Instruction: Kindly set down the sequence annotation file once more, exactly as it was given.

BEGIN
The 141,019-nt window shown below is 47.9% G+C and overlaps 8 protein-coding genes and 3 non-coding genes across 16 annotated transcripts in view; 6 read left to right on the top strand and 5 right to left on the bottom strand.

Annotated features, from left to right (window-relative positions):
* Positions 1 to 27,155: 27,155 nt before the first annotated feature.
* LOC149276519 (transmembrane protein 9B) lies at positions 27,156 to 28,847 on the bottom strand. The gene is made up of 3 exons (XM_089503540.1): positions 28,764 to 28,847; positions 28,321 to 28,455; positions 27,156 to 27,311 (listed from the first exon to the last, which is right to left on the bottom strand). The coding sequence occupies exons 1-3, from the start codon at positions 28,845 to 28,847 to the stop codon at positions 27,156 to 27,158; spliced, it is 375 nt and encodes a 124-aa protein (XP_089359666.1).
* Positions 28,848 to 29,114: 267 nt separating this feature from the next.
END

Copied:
The 141,019-nt window shown below is 47.9% G+C and overlaps 8 protein-coding genes and 3 non-coding genes across 16 annotated transcripts in view; 6 read left to right on the top strand and 5 right to left on the bottom strand.

Annotated features, from left to right (window-relative positions):
* Positions 1 to 27,155: 27,155 nt before the first annotated feature.
* LOC149276519 (transmembrane protein 9B) lies at positions 27,156 to 28,847 on the bottom strand. The gene is made up of 3 exons (XM_089503540.1): positions 28,764 to 28,847; positions 28,321 to 28,455; positions 27,156 to 27,311 (listed from the first exon to the last, which is right to left on the bottom strand). The coding sequence occupies exons 1-3, from the start codon at positions 28,845 to 28,847 to the stop codon at positions 27,156 to 27,158; spliced, it is 375 nt and encodes a 124-aa protein (XP_089359666.1).
* Positions 28,848 to 29,114: 267 nt separating this feature from the next.